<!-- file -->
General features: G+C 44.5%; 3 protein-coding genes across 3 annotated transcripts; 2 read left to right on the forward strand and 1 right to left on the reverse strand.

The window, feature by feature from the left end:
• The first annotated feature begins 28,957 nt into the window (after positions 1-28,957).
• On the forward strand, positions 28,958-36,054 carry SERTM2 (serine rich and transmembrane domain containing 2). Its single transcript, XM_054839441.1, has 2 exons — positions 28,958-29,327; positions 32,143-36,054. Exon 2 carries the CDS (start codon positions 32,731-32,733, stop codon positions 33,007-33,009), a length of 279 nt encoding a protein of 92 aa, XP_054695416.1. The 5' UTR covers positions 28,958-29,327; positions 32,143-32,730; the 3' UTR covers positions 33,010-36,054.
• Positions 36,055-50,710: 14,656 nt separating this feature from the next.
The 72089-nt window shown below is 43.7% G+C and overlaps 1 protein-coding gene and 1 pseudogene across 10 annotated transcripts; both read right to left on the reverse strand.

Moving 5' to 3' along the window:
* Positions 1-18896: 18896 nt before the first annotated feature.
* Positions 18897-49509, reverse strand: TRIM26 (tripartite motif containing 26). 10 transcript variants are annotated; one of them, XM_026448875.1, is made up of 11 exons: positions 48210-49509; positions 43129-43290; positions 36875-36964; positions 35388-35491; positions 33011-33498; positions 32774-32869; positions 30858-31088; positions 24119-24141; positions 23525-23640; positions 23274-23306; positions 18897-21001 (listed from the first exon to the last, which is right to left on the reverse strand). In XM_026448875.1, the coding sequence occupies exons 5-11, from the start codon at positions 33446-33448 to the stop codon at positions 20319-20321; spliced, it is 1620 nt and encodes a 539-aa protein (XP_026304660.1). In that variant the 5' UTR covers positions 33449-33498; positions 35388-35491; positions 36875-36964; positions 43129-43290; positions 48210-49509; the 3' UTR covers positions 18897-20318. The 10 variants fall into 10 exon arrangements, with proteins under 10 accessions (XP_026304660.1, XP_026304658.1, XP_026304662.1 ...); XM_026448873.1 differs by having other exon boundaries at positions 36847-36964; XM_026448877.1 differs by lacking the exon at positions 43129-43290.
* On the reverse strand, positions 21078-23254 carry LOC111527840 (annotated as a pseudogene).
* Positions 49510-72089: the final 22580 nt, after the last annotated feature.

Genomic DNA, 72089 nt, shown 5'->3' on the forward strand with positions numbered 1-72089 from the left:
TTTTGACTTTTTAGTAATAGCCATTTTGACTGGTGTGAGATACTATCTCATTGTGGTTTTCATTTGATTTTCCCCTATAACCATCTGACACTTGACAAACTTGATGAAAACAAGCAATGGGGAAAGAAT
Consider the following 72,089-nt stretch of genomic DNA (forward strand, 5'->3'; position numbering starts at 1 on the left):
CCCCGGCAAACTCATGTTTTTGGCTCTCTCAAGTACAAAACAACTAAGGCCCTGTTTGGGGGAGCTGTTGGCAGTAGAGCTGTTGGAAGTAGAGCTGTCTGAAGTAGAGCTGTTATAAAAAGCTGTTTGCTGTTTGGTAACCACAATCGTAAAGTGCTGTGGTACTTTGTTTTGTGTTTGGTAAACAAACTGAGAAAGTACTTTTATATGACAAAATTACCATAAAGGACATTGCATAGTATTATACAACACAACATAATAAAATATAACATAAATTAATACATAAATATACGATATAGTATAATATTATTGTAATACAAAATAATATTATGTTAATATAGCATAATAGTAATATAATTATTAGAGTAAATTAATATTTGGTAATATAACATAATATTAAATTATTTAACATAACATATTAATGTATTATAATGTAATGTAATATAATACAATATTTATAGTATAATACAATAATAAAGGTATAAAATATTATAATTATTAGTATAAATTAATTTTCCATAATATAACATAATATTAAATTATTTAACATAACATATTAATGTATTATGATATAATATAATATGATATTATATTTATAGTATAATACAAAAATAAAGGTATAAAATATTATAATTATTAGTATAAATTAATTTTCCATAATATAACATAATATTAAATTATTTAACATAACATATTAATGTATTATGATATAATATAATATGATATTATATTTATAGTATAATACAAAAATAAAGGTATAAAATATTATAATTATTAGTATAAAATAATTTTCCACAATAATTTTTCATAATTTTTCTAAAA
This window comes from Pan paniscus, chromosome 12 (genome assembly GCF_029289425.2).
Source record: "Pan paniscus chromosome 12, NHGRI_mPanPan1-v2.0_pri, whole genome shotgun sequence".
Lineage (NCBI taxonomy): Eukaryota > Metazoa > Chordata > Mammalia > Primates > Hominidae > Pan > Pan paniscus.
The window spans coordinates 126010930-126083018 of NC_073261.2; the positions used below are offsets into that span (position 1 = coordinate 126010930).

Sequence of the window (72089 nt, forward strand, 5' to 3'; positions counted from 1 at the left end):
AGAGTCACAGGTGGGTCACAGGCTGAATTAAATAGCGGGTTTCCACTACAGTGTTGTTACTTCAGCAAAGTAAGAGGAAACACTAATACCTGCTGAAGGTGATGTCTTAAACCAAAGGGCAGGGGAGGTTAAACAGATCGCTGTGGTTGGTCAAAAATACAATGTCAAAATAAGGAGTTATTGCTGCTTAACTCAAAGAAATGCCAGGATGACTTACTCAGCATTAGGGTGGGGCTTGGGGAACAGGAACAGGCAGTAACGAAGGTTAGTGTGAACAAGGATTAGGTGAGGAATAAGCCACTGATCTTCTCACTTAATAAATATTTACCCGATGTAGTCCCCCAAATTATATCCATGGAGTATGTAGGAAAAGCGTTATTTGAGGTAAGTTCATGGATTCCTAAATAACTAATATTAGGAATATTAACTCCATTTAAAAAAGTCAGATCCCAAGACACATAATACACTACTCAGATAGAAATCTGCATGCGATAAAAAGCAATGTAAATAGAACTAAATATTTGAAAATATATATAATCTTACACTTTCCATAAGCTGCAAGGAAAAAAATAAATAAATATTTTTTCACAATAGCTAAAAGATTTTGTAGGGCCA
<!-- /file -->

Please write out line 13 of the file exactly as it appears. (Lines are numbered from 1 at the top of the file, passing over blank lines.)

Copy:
TTTTGACTTTTTAGTAATAGCCATTTTGACTGGTGTGAGATACTATCTCATTGTGGTTTTCATTTGATTTTCCCCTATAACCATCTGACACTTGACAAACTTGATGAAAACAAGCAATGGGGAAAGAAT